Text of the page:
Gone are the days when you needed a developer to build an app for a relatively easy task. No-code and low-code development let you dramatically increase the speed of building and bringing simple (and, sometimes, not-so-simple) apps to market. I swear, half my life is being run by Zapier at the moment: Book a meeting with me, and all sorts of things happen automatically in the background to ensure that our meeting is on the right calendars, is transcribed, and the video of the call is stored away and tagged with your company’s name.
The ease of creating apps that low-code and no-code offer has trade-offs, though: In order to work, they need access to some pretty sensitive data. If someone wants access to my data, they could try to hack my email, or they could hack one of the many automations tied to my email accounts. When more and more apps are essentially running on the same underlying architecture and code, they become a very tempting target for hackers and others with nefarious intentions.
Enter Nokod Security, which offers to monitor no-code and low-code apps for security vulnerabilities and mitigate breaches.
The company recently raised $8 million from Acrew Capital, Meron Capital and Flint Capital, and the team was gracious enough to share the (lightly edited) deck they used so we could take a sneaky peek under the hood.
We’re looking for more unique pitch decks to tear down, so if you want to submit your own, here’s how you can do that.
Slides in this deck
The company has left the 21-slide deck intact except for a few parts.
- Cover slide
- Team slide
- Example no-code apps
- “Who uses no-code apps”
- Macro trend: The Low-Code / No Code trend
- Threats and attacks slide
- Problem slide
- Threats and Attacks slide
- Attack vectors slide
- Mission slide
- Solution slide
- Architecture slide
- TAM slide 1
- TAM slide 2
- TAM slide 3
- Go-to-market slide
- Competition slide
- Validation slide
- (Redacted) Validation takeaways slide
- Timeline slide
- Contact slide
Three things to love
Nokod’s deck has a lot of cool things going on, as well as some stuff that had me pretty confused. As always, I’ll get to my misgivings and OldManYellsAtCloud.gif feedback in just a moment. For now, let’s look at the slides that got me excited.
Give me a T! Give me an E!
Okay, I’m not gonna spell out T-E-A-M in the subhead, but this is an example of a company that knows its strengths. In an early-stage company, a founding team that has an unfair advantage is a straight-up superpower. Nokod has all bases covered on that front:
The two co-founders have both started and exited companies in the cybersecurity space before. That’s a hell of a way to catch an investor’s attention. Relevant experience and successful exits screams “unfair advantage.” Even after just reading this one slide, I was pretty unsurpised that this company successfully raised money.
Apart from the obvious, this slide shows that the founding team understands what’s important in a pitch deck: If you’ve got incredible traction, lead with that. If you don’t, highlight your experienced team.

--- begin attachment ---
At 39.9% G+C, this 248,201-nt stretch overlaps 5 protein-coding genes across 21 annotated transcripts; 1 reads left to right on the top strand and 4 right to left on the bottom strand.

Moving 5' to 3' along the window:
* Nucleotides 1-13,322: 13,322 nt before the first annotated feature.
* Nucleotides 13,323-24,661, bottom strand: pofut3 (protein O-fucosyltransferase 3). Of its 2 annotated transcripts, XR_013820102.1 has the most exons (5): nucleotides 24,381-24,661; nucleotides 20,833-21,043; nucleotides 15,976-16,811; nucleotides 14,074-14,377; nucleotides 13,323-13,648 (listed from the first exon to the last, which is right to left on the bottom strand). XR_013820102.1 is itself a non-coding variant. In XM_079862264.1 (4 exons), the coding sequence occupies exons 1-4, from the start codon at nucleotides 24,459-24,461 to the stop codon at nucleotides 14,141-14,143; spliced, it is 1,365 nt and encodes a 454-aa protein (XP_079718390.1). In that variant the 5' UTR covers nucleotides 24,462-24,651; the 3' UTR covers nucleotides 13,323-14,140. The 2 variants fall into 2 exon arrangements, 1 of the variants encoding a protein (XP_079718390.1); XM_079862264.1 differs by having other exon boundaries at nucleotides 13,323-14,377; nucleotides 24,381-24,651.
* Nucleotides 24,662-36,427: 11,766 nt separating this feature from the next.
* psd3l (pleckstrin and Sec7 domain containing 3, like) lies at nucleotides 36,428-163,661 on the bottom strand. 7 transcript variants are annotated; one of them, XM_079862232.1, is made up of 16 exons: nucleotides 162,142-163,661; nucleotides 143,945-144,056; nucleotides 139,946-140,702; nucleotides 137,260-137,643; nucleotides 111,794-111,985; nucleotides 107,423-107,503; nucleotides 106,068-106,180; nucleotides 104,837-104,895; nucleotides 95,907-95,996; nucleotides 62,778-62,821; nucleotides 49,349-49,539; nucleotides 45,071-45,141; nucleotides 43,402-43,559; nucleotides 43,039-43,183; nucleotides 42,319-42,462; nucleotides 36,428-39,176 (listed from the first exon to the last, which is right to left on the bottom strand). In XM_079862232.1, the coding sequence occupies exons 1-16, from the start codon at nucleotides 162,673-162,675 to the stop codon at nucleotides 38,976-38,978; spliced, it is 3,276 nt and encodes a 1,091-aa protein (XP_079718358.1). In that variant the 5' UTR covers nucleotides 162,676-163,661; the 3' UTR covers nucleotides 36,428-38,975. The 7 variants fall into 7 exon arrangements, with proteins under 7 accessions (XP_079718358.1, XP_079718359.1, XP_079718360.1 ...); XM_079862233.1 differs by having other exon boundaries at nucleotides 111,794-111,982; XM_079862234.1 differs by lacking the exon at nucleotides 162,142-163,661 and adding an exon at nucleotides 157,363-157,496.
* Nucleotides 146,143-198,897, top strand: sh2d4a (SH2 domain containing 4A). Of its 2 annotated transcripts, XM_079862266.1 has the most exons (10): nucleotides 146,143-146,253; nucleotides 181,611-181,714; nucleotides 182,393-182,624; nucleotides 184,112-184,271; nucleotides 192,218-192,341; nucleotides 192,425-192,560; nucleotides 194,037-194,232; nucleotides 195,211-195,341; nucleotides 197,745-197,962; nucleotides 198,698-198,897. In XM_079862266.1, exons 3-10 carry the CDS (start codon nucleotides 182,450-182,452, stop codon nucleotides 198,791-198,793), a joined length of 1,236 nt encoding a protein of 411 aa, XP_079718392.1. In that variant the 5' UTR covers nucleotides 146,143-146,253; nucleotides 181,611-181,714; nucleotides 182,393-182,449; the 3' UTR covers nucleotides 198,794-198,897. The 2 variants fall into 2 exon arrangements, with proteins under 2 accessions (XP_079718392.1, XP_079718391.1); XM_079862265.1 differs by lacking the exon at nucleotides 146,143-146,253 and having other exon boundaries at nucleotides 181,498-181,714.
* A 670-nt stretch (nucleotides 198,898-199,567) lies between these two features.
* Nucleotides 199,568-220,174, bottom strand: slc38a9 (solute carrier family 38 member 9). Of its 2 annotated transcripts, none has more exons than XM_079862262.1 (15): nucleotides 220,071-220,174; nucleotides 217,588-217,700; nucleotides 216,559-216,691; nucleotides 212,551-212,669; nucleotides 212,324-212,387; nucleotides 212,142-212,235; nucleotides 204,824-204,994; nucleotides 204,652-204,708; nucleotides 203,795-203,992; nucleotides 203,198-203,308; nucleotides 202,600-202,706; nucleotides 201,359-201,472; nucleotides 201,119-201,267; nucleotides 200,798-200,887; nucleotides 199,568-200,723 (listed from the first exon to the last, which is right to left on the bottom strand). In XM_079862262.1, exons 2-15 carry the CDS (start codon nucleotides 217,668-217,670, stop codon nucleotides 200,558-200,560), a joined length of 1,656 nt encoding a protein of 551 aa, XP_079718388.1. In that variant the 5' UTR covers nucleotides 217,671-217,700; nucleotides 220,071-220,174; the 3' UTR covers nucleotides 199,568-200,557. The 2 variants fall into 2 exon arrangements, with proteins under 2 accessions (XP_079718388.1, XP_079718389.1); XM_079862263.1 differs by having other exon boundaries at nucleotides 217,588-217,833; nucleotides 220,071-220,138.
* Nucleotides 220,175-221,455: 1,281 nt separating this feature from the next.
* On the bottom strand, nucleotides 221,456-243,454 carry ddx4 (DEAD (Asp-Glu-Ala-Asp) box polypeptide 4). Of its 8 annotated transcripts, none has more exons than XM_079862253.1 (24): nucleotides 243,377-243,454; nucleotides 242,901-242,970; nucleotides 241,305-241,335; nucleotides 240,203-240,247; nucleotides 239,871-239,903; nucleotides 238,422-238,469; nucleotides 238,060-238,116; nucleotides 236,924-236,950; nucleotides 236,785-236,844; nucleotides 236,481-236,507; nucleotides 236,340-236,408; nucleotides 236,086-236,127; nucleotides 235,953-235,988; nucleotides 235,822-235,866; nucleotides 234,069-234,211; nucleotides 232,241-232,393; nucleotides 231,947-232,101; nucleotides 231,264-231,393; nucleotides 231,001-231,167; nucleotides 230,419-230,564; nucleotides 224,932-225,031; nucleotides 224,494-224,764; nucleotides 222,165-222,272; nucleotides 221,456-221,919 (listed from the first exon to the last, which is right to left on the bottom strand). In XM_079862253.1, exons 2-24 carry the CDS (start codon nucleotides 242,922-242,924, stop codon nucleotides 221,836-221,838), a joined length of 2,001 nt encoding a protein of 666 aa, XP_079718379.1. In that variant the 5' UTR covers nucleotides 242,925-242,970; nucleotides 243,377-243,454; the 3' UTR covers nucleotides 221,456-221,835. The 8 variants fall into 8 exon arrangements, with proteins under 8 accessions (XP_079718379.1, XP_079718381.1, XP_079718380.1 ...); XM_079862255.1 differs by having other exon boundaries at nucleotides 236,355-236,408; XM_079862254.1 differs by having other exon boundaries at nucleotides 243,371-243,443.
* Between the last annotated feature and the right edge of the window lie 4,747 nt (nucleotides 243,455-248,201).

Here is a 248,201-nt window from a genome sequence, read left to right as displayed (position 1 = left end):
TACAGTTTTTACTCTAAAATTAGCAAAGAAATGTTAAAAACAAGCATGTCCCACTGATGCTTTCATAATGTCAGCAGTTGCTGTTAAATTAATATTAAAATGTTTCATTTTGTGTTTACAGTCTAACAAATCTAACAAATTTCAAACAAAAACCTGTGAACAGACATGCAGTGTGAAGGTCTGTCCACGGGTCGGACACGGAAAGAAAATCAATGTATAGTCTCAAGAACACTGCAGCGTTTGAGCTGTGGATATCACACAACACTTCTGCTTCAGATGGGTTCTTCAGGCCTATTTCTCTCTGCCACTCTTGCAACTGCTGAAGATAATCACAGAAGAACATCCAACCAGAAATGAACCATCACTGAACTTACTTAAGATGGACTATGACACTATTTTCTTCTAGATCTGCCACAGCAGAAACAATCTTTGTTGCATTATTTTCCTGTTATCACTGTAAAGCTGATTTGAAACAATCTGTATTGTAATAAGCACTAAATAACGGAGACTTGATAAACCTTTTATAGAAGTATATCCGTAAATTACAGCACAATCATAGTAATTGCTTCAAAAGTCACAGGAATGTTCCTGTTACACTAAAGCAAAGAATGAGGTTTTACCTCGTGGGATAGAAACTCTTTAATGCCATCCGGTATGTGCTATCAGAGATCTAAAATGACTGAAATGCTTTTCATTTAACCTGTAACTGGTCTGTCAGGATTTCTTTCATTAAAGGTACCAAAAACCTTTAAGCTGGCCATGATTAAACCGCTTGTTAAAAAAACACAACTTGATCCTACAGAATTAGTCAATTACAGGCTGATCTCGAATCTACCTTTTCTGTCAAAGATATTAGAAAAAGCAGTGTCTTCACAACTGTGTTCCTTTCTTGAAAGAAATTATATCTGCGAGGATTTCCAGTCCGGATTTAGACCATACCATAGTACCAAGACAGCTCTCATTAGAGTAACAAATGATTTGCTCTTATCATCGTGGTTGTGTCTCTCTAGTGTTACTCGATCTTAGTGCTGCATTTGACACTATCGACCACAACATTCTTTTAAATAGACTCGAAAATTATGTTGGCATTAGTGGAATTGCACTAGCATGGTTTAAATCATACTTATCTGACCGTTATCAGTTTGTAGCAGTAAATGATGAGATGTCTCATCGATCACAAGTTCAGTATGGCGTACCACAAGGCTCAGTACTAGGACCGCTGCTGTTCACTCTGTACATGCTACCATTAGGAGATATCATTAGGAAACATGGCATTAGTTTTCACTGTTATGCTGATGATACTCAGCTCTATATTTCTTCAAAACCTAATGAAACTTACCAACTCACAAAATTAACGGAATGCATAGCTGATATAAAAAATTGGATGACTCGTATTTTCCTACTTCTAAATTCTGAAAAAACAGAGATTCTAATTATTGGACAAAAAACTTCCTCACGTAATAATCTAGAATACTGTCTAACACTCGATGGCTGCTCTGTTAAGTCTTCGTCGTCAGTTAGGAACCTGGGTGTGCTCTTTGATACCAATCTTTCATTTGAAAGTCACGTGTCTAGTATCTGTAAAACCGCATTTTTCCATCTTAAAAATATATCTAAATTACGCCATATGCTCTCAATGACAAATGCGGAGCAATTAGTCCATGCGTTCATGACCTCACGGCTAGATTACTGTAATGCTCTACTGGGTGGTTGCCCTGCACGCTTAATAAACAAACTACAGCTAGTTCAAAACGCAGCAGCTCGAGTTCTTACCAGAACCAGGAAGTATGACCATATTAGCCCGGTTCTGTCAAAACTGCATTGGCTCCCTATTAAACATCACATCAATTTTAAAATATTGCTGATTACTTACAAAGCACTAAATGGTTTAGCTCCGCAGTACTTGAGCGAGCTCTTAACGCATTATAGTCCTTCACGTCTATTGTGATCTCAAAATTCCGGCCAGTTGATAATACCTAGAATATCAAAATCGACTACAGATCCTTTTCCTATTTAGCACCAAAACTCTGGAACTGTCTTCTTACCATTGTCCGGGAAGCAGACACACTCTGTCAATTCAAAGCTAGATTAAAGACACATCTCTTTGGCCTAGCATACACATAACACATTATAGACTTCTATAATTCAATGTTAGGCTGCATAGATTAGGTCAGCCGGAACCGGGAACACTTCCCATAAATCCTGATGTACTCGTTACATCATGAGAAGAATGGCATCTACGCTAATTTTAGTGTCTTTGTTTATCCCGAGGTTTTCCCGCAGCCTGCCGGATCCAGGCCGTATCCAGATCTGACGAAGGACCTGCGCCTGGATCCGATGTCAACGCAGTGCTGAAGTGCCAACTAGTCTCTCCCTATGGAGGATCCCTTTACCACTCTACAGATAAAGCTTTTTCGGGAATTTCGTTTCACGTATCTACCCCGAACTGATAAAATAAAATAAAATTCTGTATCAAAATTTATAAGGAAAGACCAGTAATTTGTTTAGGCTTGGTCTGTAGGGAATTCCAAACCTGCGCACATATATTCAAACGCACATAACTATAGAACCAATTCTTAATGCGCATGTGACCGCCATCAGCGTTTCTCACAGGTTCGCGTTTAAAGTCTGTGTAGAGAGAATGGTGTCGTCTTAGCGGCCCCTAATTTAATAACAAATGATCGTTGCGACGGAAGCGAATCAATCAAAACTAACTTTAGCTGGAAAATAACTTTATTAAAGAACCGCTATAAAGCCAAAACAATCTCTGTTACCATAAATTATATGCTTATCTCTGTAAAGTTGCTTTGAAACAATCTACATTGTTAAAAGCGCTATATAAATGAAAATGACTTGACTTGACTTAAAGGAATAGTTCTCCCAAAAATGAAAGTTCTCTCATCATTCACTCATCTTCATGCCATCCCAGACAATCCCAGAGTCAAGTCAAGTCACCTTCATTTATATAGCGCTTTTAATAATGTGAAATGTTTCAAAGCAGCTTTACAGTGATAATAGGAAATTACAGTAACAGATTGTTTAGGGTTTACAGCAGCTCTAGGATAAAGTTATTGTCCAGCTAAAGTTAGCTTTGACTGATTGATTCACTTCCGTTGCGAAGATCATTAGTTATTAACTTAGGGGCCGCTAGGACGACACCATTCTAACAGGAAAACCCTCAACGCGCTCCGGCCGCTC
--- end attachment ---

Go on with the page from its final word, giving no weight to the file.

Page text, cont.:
A good fundraising story will have a good explanation of what the problem is and why it might be worth solving. Not everything on this list is well explained. To wit: Do you, without googling, know what PII is, or, indeed, why collection and storage of PII might be a bad thing?
The company could have taken the effort to explain the impact of some of these issues and why low- and no-code apps are particularly vulnerable in these situations, but I get the message in broad strokes: The cost of embracing no-code and low-code is that people might not always know exactly what’s going on, and if something does happen, it can be hard to figure out exactly where the ne’er-do-wells gained entry to a system.
A better go-to-market slide than most
This go-to-market slide has a clear profile of the customer: how they can be reached, what the business model is, and where they are geographically.
Building a coherent go-to-market strategy can be surprisingly hard. It’s what I end up arguing about with my pitch coaching clients most often. Having some vague, hand-wavy “build it and they will come” theory works when you are focusing on the product, but if you are raising money to acquire customers, you don’t get to shrug and say, “We will figure it out when we get there.” You aren’t getting there. You are raising money to execute, so you are there.
This go-to-market slide has a clear profile of the customer: how they can be reached, what the business model is, where they are geographically, and even who the decision-maker is within the business. I’m not sure how many medium-sized companies have a CISO or director of application security. I suspect a lot of the time, these decisions fall to a CTO rather than a dedicated, clearly defined security role.
Still, as an investor, I can look at this and see the outline of a plan. My next question would be: “Okay, talk me through your process. How do you actually land a sale?” The story should be consistent and outline a good sales funnel — something like, “The leads come from X, we reach the decision maker through A, B, and C, and then we close the deal 25% of the time. But we suspect we can increase that percentage if we do Y and Z.” An answer like that will pass muster for me, and doubly so if the company already has paying customers and can point to the sales process it used.
In the rest of this teardown, we’ll take a look at three things Nokod could have improved or done differently, along with its full pitch deck!